In The Location of Culture, Homi Bhabha asserts that agency is about “challenging the boundaries of discourse and subtly changing its terms.” By locating Make Their Gold Teeth Ache in Iowa, Weber’s exhibit challenges racial profiling and the provincialism people ascribe to areas outside of cultural centers. Dread Scott and John Sims go further than creating visual spectacles to question cherished values. At times, their art treads those values underfoot, burns them, discolors them.
Sims explained to Hyperallergic: “I like playing on opposites. I like playing with dualities clashing them and trying to find a mid-point or intersection. Sometimes out of that you get a good joke, sometimes you get a disaster, and sometimes a synergetic art work…” Proficient in math, Sims refers to himself as a “political math artist” — he discovered racialization in an unlikely arena, namely, in our culture’s bias toward the discipline of mathematics. At the lecture, he stated: “I’m very interested in the issue of race and identity — looking at white supremacy in the visual landscape but also in the classroom: the tension and civil war between math and art.” Introducing the term “ethnomathematics,” Sims described how math is encoded into culture to function as a silent but insidious agent for attitudes of superiority.
We tend to imagine math and art as opposites — proficiency in one arena means incapacity in the other. This false dichotomy is made even more divisive by delegating mathematics as the litmus test of intelligence. Math is taken as a stand-in for good reasoning, but such formal reasoning does not address the full scope of human intelligence. Yet math remains the gatekeeper for high-paid work such as medicine and law. It is telling that groups in inferior positions in society — blacks, women, artists — are assumed to be inferior in math skills. Sims said: “You tell someone they can’t do math and that is connected to the issue of intelligence. Then you’ve already cut them in half.” He didn’t have to connect the dots for the audience to understand that math serves as a cudgel, disadvantaging black children whose elementary education in math falls short of that taught in predominantly white schools.
Sims takes art and math out of the classroom by integrating both fields in his work. In his 13 different “pi-quilts,” math is both a structuring principle and a design element. For each numeral of the number pi, Sims designated a color: 3 was blue, 1 was yellow, and so forth. He then worked with Amish women, who quilted color grids of pi. A simple mathematic exercise allowed Sims to extend his visualization of pi to absorb cultural metaphors. For pi in base 2, Sims needed a binary color system, so he chose black and white — “Black White Pi.” For pi in base three, the triad of red, white, and blue became “American Pi.”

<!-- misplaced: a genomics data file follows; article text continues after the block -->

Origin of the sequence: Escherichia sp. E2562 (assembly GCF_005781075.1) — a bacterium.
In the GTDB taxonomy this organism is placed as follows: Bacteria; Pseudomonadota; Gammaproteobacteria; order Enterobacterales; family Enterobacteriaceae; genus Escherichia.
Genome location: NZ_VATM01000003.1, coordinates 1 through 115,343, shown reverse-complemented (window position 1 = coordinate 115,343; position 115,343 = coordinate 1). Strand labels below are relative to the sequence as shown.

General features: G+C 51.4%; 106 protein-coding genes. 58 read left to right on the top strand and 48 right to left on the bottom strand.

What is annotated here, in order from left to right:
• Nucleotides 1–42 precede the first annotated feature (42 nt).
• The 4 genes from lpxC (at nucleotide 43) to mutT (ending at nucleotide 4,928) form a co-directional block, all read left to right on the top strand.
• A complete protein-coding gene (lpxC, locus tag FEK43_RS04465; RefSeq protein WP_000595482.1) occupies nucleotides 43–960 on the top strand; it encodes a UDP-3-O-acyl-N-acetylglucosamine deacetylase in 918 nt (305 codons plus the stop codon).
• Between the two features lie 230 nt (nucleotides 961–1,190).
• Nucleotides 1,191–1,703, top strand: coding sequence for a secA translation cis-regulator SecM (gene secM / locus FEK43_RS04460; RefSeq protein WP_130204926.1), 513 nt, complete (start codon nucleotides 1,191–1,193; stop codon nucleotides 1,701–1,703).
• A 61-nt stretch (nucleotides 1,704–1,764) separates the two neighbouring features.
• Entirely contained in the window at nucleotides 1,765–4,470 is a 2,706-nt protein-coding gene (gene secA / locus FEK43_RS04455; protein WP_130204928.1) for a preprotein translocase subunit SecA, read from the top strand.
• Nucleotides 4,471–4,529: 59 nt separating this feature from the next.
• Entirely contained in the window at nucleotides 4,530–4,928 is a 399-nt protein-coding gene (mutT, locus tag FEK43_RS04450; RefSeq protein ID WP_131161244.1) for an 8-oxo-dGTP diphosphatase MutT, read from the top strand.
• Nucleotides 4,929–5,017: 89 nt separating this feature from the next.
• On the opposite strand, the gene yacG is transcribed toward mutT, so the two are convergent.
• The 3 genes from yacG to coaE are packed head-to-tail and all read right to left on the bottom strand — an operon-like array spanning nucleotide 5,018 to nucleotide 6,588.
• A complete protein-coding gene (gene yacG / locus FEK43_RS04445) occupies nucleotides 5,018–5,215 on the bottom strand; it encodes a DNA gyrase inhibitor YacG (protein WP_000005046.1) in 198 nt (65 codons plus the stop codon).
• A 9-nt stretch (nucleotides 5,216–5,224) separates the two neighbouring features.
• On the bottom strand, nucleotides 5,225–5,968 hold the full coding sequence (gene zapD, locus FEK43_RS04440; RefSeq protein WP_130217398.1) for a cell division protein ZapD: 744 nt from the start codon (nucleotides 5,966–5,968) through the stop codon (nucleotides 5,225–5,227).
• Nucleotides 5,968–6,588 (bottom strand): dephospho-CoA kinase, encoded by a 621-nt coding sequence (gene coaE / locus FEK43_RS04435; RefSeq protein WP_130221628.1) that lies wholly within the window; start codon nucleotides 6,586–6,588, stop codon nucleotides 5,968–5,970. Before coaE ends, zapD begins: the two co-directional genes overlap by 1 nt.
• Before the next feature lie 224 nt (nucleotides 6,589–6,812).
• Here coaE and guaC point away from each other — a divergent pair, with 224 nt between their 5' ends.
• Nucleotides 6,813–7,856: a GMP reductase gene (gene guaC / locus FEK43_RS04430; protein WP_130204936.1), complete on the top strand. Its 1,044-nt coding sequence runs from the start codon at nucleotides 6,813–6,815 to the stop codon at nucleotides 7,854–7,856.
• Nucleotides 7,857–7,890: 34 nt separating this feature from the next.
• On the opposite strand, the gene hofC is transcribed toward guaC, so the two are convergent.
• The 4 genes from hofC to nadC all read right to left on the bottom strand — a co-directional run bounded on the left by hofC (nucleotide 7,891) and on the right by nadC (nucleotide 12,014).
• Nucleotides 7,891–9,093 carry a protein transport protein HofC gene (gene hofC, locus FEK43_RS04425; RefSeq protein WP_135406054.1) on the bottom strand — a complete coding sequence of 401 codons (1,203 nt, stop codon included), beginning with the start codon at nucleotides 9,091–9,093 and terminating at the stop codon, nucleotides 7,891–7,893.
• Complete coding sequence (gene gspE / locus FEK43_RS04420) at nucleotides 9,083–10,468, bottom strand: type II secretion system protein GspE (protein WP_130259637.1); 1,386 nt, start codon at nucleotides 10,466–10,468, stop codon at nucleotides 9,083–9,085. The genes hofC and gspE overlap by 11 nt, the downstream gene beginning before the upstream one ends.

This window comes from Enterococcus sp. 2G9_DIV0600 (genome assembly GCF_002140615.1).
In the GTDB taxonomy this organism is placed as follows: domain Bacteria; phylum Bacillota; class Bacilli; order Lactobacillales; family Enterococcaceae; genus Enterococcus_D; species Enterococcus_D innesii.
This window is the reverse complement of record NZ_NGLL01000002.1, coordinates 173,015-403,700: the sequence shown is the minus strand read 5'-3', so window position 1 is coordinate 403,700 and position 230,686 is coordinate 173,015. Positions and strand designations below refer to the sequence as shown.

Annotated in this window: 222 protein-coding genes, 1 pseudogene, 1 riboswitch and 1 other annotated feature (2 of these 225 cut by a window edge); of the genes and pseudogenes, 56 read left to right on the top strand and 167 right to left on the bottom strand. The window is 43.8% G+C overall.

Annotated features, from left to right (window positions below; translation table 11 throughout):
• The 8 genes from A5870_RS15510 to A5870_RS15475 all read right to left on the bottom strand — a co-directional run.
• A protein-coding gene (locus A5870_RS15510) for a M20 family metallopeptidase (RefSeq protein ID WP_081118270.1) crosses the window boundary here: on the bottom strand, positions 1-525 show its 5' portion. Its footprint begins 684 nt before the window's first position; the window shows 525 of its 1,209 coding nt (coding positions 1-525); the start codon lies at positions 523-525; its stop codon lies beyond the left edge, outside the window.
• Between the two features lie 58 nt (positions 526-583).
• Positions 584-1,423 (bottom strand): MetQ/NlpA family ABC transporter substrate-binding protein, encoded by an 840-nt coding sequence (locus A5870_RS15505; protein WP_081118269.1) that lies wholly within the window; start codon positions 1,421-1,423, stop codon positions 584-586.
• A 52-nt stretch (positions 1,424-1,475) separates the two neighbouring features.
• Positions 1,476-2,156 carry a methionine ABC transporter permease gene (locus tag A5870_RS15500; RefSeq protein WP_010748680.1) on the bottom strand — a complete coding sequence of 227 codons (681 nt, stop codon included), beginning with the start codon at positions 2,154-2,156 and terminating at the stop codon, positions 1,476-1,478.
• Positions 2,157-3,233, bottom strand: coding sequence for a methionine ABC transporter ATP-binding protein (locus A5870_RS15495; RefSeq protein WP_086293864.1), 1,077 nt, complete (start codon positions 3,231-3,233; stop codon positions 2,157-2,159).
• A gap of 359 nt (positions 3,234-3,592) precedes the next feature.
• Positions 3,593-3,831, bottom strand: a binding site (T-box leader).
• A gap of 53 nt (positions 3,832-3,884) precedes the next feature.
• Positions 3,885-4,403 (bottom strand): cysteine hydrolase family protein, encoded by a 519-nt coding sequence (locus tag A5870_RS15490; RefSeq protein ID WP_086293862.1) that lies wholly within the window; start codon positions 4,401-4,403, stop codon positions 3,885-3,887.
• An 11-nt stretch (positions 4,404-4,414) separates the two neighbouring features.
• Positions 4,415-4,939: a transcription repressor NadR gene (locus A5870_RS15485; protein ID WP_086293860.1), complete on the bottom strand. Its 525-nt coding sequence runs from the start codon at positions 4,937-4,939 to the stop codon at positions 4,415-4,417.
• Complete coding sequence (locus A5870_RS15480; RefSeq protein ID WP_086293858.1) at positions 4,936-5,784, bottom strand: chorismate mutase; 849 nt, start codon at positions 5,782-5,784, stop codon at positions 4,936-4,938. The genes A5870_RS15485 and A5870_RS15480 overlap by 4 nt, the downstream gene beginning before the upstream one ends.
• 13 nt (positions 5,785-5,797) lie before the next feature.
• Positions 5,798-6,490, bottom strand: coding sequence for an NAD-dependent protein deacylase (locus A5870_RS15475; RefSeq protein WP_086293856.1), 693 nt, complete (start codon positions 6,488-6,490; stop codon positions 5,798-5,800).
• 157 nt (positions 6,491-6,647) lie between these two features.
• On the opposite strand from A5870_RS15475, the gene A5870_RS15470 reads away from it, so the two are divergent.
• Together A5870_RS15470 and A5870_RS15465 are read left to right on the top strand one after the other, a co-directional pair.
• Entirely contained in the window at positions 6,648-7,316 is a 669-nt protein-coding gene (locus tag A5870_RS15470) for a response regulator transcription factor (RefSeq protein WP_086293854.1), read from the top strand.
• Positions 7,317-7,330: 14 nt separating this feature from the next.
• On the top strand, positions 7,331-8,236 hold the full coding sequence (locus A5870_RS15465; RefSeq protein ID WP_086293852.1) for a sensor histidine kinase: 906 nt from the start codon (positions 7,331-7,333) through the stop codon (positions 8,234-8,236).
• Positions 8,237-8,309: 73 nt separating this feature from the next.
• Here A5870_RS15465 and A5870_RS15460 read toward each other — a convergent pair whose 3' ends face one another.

Sims likes to work in multiples, creating projects in which each piece generates another, creating a network of meaning. This is seen in his work “Afro Confederate Flag” (2000), from his Recoloration Proclamation project. Reflecting on this year — 2015 — as the 150th anniversary of the end of the Civil War, and recent events in the South Carolina, Sims’s attention was drawn to the “visual terrorism” of the Confederate flag, a symbol of segregation and division between ‘your history’ versus ‘our history.’ Incensed that the flag had the potential to incite such emotions, Sims set out to undermine the flag’s power. “How to subvert it? First, recolor it red, black, and green” — colors deriving from the Pan-African flag. As Sim explained at the lecture, he then created a variety of color options that he took to the streets. “I asked people to pick which one they liked and here they are looking at this terrible image but I subverted it into this exercise about possibilities and desire and hierarchies. And it’s quizzical, so they got into it and for minutes they forget they were even looking at the Confederate flag. Now they were looking at the flag out of a particular context, looking at it in a commentary context: ‘oh I like this, no this should be green, you really need to have yellow.’ People started to put their own thing on the table.” By creating possibilities and inviting people to choose a preference, the flag no longer dominated emotions but, for the moment, was reduced to a pattern over which people had control. By working with the audience, Sims created art that countered — queered — a symbol that is usually divisive.